"This is, I think, the basic explanation of what’s happening at Macy’s and Sears. They have to invest in the new technology, even as the value of the old technology erodes. The effect is compounded because they’ve been slow to shut marginal stores. There’s always the hope that these stores will bounce back and avoid large losses.

    "If these 'parallel technologies' applied only to e-commerce and stores, it would be interesting but not decisive. But it applies to many industries and products, which magnifies its economic significance. You can think of many cases: smartphones and traditional landlines; paper and digital newspapers; cable TV and streaming Internet video; standard taxis and Uber."

    The questions, he suggests, are whether there is a silver lining to the "parallel technologies" cloud ... and how long it will take to find it.
    KC's View:
    I just thought this was a fascinating piece, and it puts a finger on at least one of the reasons traditional, legacy-based companies have such a problem competing with disruptive upstarts such as Amazon. And I have to think that one of the goals of digital companies like Amazon has to to be making sure that, even as they flirt with and test physical stores, they avoid creating parallel technology tracks that will serve as a hindrance to competitiveness and growth.

    The only silver lining I can see to this situation is the recognition that it exists. Beyond that, I think it is enormously difficult for traditional companies to find ways around this problem.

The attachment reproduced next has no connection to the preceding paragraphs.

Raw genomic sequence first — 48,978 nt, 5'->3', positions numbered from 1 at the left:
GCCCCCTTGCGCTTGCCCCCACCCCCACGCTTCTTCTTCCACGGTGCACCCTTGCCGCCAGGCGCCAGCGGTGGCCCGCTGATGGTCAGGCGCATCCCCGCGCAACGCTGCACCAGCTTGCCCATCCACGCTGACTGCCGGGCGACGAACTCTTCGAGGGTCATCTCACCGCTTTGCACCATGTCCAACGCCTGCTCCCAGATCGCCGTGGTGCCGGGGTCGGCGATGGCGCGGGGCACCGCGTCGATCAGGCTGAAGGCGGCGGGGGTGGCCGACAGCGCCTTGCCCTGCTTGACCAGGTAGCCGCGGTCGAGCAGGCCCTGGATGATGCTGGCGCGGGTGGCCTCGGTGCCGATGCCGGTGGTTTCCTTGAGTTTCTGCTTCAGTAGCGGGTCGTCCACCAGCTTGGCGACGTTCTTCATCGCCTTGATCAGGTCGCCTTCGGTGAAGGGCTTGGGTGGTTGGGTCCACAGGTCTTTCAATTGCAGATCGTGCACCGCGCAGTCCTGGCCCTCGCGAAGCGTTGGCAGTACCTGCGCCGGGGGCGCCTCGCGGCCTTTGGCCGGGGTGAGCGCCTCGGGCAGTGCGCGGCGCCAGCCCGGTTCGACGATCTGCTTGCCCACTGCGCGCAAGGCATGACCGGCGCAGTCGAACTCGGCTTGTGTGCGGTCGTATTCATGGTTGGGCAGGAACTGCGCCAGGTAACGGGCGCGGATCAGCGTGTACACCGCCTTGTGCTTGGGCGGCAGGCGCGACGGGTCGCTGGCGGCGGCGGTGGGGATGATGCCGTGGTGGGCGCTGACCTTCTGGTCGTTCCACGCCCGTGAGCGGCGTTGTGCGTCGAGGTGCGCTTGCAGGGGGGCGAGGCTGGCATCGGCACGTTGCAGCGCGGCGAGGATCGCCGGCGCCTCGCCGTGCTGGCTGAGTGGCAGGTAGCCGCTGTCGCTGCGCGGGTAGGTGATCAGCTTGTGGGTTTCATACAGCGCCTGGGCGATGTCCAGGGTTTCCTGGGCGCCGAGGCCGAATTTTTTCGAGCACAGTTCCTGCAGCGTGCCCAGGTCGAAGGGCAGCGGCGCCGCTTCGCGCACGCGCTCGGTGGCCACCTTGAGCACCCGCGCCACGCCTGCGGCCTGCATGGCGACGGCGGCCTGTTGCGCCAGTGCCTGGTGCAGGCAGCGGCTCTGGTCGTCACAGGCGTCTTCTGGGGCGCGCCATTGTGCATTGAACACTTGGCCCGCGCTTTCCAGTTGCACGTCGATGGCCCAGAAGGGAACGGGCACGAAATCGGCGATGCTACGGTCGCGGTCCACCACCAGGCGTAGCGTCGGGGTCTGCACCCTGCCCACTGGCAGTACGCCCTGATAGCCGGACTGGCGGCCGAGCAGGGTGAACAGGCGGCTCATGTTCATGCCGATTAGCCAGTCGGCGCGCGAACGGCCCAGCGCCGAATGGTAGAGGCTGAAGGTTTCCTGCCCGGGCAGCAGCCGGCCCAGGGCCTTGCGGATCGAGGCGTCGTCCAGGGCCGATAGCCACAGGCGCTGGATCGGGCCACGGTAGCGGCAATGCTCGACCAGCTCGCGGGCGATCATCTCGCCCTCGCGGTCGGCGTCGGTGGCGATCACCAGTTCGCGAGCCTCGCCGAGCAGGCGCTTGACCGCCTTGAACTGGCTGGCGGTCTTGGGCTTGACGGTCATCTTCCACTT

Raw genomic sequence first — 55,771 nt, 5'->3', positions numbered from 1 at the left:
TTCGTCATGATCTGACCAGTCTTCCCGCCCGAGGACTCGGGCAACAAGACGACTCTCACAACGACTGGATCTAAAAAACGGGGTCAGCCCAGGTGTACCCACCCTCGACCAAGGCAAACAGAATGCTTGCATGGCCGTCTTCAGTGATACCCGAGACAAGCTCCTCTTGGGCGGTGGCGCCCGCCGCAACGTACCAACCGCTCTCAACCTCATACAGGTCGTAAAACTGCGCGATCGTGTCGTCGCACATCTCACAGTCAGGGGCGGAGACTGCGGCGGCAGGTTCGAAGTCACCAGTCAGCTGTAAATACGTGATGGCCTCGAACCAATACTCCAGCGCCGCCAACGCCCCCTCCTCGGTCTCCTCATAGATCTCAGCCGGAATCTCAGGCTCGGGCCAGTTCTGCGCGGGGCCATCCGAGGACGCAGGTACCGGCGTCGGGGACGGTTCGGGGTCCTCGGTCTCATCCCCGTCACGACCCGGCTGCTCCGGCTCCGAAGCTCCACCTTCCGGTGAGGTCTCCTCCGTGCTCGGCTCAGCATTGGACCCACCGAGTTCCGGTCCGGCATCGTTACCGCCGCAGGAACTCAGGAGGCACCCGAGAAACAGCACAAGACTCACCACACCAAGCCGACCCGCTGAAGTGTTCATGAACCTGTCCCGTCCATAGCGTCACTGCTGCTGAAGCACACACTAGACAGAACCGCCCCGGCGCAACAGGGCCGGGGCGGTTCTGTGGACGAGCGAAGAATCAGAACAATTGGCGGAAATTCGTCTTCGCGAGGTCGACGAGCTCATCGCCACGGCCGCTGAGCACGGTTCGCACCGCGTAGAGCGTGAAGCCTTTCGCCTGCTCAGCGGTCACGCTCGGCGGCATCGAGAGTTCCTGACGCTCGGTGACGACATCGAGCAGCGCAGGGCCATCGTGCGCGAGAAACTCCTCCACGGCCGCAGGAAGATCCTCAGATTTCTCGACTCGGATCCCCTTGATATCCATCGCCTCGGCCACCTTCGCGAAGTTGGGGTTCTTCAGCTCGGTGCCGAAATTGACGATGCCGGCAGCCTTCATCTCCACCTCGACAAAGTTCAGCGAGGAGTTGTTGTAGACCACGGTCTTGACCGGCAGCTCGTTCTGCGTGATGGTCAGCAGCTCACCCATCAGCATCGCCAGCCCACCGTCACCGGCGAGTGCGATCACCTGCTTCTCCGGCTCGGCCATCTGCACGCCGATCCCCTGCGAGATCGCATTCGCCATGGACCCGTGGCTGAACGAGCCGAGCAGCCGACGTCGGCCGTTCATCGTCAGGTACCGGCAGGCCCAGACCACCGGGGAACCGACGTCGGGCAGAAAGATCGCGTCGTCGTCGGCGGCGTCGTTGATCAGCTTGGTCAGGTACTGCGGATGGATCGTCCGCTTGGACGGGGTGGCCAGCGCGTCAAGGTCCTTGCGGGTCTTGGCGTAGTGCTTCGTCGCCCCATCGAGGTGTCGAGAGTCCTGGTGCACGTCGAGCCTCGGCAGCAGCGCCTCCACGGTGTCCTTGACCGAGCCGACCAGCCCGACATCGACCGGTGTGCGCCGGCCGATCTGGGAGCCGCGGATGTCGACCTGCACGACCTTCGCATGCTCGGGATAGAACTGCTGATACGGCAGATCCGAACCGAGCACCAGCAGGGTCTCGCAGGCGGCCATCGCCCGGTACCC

Published on: January 12, 2017

    President-elect Donald J. Trump this morning went on Twitter and wrote, "Thank you to Linda Bean of L.L.Bean for your great support and courage. People will support you even more now. Buy L.L.Bean."

    It may have been the last thing that leadership at LL Bean wanted.

    The story began during campaign season, when Linda Bean, granddaughter of the company's founder, decided to bankroll a political action committee supporting Trump's candidacy. After the election, Linda Bean's efforts became more widely known, and some members of the anti-Trump movement called for a boycott of the Maine-based iconic outdoor clothing and gear company.

    Which was something else that leadership at LL Bean didn't want.

    The company's chairman, Shawn Gorman - himself a great-grandson of the company's founder - took to Facebook to write, “We are deeply troubled by the portrayal of L.L. Bean as a supporter of any political agenda."

    The Boston Globe reports that the company has gone to great pains to point out that there are many members of the Bean family, and that they hold opinions that cut across the political spectrum, saying that "some have attempted to attribute the personal political activities of one member of a five-generation ownership family to our entire company. That is both illogical and unfair."

    These events put LL Bean in good company - with New Balance, PepsiCo, Kellogg's and GrubHub - with other customer-facing businesses that have gotten into hot water during recent weeks because of statements that created perceptions of political positions that were seen by some as untenable or inappropriate.
    KC's View:
    Well, here we go again ... except in this case, it at least can't hurt LL Bean's stock price because the company is privately held.

    The thing is, Trump got it wrong. Or at least, selectively right. The company took no position on his candidacy or positions. One person did, albeit a person with a strong familial connection to the company ... though she's one of more than 50 family members with some ownership in the company.